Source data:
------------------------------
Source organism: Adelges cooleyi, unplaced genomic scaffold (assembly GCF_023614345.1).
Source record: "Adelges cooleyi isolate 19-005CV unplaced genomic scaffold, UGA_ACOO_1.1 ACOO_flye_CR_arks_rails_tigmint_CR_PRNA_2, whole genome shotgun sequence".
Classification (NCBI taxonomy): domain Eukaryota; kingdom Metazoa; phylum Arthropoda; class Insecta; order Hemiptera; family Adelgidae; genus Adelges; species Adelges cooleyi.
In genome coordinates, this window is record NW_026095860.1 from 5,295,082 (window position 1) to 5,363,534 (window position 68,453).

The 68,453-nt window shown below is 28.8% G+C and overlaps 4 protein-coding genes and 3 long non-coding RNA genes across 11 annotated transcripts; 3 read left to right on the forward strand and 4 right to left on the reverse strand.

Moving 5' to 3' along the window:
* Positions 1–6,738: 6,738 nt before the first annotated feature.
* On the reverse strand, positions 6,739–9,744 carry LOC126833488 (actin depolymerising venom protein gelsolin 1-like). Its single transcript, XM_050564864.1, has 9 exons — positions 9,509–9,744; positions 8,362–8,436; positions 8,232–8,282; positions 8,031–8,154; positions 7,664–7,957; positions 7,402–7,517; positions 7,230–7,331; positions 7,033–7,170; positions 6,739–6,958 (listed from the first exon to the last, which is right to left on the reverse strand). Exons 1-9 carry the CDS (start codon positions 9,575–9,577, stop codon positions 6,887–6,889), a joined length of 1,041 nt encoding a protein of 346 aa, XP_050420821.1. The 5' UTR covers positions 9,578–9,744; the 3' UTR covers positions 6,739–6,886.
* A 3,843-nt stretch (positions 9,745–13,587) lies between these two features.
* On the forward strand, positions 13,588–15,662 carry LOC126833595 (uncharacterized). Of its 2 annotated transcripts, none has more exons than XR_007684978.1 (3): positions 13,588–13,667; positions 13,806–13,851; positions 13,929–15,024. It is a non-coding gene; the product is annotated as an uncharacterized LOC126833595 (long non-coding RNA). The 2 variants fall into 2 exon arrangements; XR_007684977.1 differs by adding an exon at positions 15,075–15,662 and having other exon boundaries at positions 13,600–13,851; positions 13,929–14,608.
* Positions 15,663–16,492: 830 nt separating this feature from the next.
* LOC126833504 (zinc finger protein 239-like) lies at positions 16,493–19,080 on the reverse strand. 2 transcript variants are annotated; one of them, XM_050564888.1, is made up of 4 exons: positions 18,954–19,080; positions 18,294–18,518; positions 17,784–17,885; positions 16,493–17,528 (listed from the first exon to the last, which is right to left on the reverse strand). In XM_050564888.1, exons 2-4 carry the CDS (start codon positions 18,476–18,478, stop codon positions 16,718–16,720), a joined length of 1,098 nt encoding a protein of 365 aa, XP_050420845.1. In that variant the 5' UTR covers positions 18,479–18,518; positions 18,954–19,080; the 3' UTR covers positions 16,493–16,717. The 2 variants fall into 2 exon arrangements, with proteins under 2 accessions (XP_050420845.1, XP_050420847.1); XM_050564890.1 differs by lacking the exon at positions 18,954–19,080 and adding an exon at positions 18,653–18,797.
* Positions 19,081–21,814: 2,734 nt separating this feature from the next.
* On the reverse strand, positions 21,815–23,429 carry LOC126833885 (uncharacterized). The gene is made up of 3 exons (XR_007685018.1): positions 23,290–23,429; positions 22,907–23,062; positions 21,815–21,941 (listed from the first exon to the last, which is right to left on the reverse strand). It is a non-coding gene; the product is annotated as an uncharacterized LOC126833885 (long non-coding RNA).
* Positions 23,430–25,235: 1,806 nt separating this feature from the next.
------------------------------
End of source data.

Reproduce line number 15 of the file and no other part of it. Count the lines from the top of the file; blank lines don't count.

* Positions 23,430–25,235: 1,806 nt separating this feature from the next.